This was and is especially a danger in the laboratory, and a predecessor of Tinbergen’s at Oxford had once spoken of it with memorable force: “every kind of original research [is] a gratification of self, and liable to develop selfishness, which of course is the root of all unscrupulousness”, so Professor George Rolleston had told the Royal Commission into vivisection in 1875, and the risk was particularly acute where the subject was “the lower animals, who have no friends to remonstrate for them.” When such animals were subjected to experimentation before a student audience, he went on to say, “the sight of a living, bleeding, and quivering organism” made an involuntary but powerful appeal to the instinct of cruelty. Rolleston quoted something that had recently been written about audiences at Roman gladiatorial shows: “then burst forth the sleeping devils in their hearts.”

This powerful warning from the nineteenth century isn’t just a historical digression here. As that Nobel speech showed, Tinbergen believed in the importance of ethology in the understanding of humans as well as other animals. Not, of course, by crudely extrapolating things discovered in those others in order to explain human conduct, for indeed Tinbergen knew that humans, “our own unfortunate species”, were uniquely problematic. While animal behaviour in general showed or implied a gradual adjustment to fit slowly changing ecologies, the human species was creating dizzily changing environments for itself, in which it had nevertheless to get along with roughly the same evolutionary design as had served Cro-magnon man. In fact man had become “a misfit in his own society”. And belonging as he did to “the only species that is a mass-murderer”, this “unhinged killer”, now with access to atomic weaponry, needed understanding and putting right as a matter of urgency.

Tinbergen discussed all this in an essay of 1968 titled ‘On War and Peace in Animals and Man’. Speculating upon the possibilities of sublimating or usefully re-directing human aggression, he proposes a solution which his fellow-ethologist Konrad Lorenz had also considered. Science itself, in particular as a project of self-discovery and self-healing, “would seem to offer the best opportunities for deflecting and sublimating our aggression”, especially if “the whole population” could somehow “be made to feel that it participates in the struggle”. If this seems a rather professionally grandiose concept for Tinbergen to subscribe to, it at least shows his engaging idealism. But he was not naïve: he knew well the intractable irrationality of the human (in the Second World War he had been a prisoner of the Nazis). Therefore this project of self-understanding, so he concedes at the end of the essay, might only mean that, when the final self-destruction came, we “could at least go down with some dignity, by using our brain for one of its supreme tasks, by exploring to the end.”

Anyway, the Tinbergen Building is itself about to be destroyed, as many other brutalist monuments have been. In this case, a refurbishment scheme revealed that asbestos had been used throughout the structure. That wasn’t Sir Leslie’s fault – asbestos was very commonly used in buildings at that time – though one may more readily blame him for not foreseeing how badly his concrete would weather, or how poorly it would insulate the interior. Now waiting to occupy the vacated space is an world-class.JPGeven larger structure, intended to house Zoology, Experimental Psychology, and Plant Sciences. Will this new building inherit the dedication to Tinbergen? Nothing official has been said about that. More importantly, might the building reflect, in its form and in its academic functions inside, the sort of humane science for which Tinbergen’s name might well stand? There’s a big notice on the hoarding, promising that whatever comes next will be “world-class”. This banal and wholly un-Tinbergen-like brag is not a good omen.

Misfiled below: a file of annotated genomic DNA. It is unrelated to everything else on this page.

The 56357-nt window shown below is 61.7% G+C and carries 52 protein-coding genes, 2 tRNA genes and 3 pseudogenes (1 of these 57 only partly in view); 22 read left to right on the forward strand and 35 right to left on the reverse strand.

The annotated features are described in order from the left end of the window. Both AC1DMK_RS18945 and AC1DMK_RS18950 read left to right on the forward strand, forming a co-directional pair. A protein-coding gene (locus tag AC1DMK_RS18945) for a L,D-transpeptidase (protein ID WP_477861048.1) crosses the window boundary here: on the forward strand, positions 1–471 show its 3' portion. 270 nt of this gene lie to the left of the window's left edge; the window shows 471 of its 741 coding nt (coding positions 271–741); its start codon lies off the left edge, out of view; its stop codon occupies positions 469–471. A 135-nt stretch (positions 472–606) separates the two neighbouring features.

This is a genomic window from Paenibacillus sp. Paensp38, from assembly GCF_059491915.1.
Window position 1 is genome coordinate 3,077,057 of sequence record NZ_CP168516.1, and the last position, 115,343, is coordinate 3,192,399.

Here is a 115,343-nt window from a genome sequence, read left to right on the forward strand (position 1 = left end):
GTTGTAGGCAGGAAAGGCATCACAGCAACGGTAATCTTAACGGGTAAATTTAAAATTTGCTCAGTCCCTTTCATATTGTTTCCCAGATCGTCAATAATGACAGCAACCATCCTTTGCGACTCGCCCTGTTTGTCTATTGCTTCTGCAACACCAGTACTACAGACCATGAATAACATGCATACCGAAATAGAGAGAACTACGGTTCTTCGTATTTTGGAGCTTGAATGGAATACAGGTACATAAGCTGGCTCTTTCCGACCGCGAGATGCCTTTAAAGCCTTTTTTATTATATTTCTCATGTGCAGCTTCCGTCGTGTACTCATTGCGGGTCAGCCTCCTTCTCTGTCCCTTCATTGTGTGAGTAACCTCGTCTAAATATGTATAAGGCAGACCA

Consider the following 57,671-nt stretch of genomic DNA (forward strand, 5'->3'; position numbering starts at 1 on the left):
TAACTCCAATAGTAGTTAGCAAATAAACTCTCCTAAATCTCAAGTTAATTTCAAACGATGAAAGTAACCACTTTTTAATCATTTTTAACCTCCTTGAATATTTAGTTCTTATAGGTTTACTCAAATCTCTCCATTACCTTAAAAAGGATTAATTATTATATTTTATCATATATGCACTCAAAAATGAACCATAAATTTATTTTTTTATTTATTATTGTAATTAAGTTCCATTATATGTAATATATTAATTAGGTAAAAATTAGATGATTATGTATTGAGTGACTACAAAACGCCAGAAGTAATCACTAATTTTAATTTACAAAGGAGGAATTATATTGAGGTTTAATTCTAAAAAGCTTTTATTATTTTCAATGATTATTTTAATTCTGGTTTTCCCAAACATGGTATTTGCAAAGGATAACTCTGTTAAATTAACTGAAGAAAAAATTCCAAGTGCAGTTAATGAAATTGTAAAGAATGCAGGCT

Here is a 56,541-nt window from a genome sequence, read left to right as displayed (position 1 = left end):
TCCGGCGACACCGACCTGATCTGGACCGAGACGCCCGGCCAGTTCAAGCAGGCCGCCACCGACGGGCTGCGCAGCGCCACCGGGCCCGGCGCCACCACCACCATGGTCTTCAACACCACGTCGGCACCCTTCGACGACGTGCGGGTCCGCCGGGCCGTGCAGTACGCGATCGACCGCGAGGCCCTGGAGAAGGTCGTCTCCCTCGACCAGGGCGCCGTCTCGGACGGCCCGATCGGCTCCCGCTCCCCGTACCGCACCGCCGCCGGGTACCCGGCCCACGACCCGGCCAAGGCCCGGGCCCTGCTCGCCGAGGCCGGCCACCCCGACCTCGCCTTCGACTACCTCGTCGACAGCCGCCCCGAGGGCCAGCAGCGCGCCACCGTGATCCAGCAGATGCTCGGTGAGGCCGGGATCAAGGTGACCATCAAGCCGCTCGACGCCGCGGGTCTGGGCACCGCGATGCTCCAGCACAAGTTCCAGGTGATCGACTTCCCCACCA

Notes and references:

The online comment appears on the Reddit web-site, which briefly notices the Tinbergen Building here: https://www.reddit.com/r/brutalism/comments/7q05hv/tinbergen_building_zoology_and_psychology/

Tinbergen’s Nobel Prize lecture can be read here:  https://www.nobelprize.org/uploads/2018/06/tinbergen-lecture.pdf

Tinbergen describes some of the research conducted by himself and his students in his book Curious Naturalists, Penguin Books, 1974: quotations here are from pp. 29, 85, 119, and 194. His other writings quoted here are Social Behaviour in Animals, Methuen, 1965, p.vi (on laboratory studies), and his essay ‘On War and Peace’, originally published in the journal Science, and re-printed in The Sociobiology Debate, ed. Arthur Caplan, Harper and Row, 1978 (quoted at pp. 80, 86, 89-90, and 97-8).

The term and concept ‘animal-lover’ is discussed in this blog at https://voiceforethicalresearchatoxford.wordpress.com/2018/08/20/love-talk/

Konrad Lorenz discusses the idea of science and scientific education as a corrective to tribal aggression in all its forms in the final chapter of his book On Aggression (1966).

George Rolleston’s evidence to the Royal Commission is published in Report of the Royal Commission on the practice of subjecting live animals to experiments for scientific purposes, 1876, pp.43-5. In it, he quotes (“sleeping devils”) from Charles Kingsley’s 1853 novel Hypatia.

The detail from a photograph of Nikolaas Tinbergen is from the archive of the Max Planck Gesellschaft.